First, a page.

Skin Care Blogs

Got Oily Skin? Don’t Fall for These 4 Biggest Myths

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If you have naturally oily skin (and aren’t exactly thrilled about it), there’s a high chance you’ve received unsolicited advice from friends, tried sketchy DIYs from the internet and bought a drawerful of products to curb the shine that lives rent-free on your face. But two very important facts you need to hear: Not only is oily skin perfectly natural and does not need to be “fixed,” it’s also not fully in your control—regardless of what you’ve been led to believe. To help us clear up misinformation you might have heard, Cheri Frey, M.D., a board-certified dermatologist in Maryland, debunks the four biggest myths surrounding oily skin.

MYTH: Oily skin is caused by “bad” habits.

It’s easy to blame yourself whenever your skin doesn’t do exactly what you want, but this one is on your parents—and their parents. “Oily skin has a genetic basis with a hereditary component to it,” says Dr. Frey. “How active your oil glands are going to be is programmed in your genes from day one.” Yes, you can manage some of that oil with the right routine (more on that below), but your baseline shine is in your DNA.

MYTH: A “bad” diet can increase your oil production.

Nope! French fries aren’t the enemy. “I get this one a lot, but the oil you eat won’t later come out of your pores,” says Dr. Frey. “It’s not made of the same component as your sebum, and it won’t have an effect on your body’s oil production, no matter how much of it you eat.” That’s not to say food has no role in your skin health, though—a diet high in dairy and sugar has been shown to trigger an inflammatory response in your body, leading to potential breakouts and blackheads. But as far as oil production goes? That’s genetics.

MYTH: You can dry up excess oil with the right products.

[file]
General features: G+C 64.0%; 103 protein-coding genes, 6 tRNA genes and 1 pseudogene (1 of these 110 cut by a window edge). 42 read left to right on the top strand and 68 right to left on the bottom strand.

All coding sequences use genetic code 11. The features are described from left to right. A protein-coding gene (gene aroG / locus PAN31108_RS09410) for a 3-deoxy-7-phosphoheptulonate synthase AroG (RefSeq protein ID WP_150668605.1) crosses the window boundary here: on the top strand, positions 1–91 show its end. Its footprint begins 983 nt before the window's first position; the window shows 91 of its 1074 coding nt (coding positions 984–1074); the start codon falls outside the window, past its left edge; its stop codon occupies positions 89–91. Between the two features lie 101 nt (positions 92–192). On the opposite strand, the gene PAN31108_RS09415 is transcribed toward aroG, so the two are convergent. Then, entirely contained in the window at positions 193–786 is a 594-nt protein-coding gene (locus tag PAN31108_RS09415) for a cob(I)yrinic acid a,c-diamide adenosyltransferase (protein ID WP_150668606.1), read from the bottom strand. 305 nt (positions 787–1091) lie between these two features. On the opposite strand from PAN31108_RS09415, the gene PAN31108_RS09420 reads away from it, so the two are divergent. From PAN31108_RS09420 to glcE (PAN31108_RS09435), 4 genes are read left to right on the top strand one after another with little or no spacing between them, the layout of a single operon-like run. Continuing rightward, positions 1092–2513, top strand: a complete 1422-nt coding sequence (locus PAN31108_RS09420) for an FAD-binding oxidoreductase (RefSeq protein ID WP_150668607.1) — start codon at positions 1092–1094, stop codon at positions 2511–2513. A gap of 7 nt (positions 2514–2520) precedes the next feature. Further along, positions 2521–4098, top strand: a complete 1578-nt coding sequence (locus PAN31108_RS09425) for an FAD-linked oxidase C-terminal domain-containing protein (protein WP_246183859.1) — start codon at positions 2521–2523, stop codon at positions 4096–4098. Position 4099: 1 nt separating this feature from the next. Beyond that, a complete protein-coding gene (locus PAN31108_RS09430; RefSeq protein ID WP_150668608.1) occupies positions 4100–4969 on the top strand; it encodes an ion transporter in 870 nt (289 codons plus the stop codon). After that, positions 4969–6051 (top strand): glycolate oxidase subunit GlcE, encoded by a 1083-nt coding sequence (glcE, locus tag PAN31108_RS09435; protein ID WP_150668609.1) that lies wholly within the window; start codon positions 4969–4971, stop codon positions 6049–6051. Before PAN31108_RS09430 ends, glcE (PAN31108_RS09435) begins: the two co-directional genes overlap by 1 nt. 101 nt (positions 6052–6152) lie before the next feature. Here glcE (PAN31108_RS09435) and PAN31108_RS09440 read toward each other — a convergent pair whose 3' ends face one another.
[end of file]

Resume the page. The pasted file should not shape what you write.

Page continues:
Using alcohol-based toners morning and night, clay masks every day and setting powder every hour? Sure, they suck up excess oils—but also all of your skin’s very necessary moisture, too. “Dehydrated skin is irritated skin, and you’ll start to see dullness, fine lines, wrinkles and potentially even an increase in oil,” says Dr. Frey, noting that “evidence is mixed on whether or not drying out your skin signals it to produce even more oil.” Still, why risk it?

Skip the harsh ingredients (which will only exacerbate acne, rosacea and skin sensitivities), and instead apply an oil-free, mattifying moisturizer, like La Roche-Posay’s Effaclar Mat Daily Moisturizer for Oily Skin, morning and night, then brush on a powder sunscreen to control shine and, double whammy, protect against sun damage.

MYTH: You’re stuck with oily skin for life.

Yes and no. Though you can’t change your DNA (sorry), you can use a host of topical and prescription treatments to help decrease some of your oil. The easiest at-home options? Retinoids (“they help regulate oil levels and can tighten pores over time,” says Dr. Frey) and salicylic acid (“it’s lipophilic, meaning it’s going to sink into your skin, find those oily spots, and dissolve them”). Try incorporating a lightweight retinol (like SkinCeuticals Retinol 0.3) into your routine every night, alternating with a gentle salicylic acid toner (like Paula’s Choice SKIN PERFECTING 2% BHA Liquid Exfoliant).

There are also prescription options, says Dr. Frey: spironolactone, an oral medication that “helps reduce the activity of your sebaceous glands” within four to six months, and combination birth control pills (those that contain both estrogen and a progestin), which help regulate your oil production. Both are also incredibly effective against hormonal acne, so chat with your dermatologist if topicals just aren’t cutting it.



Dermstore Editors

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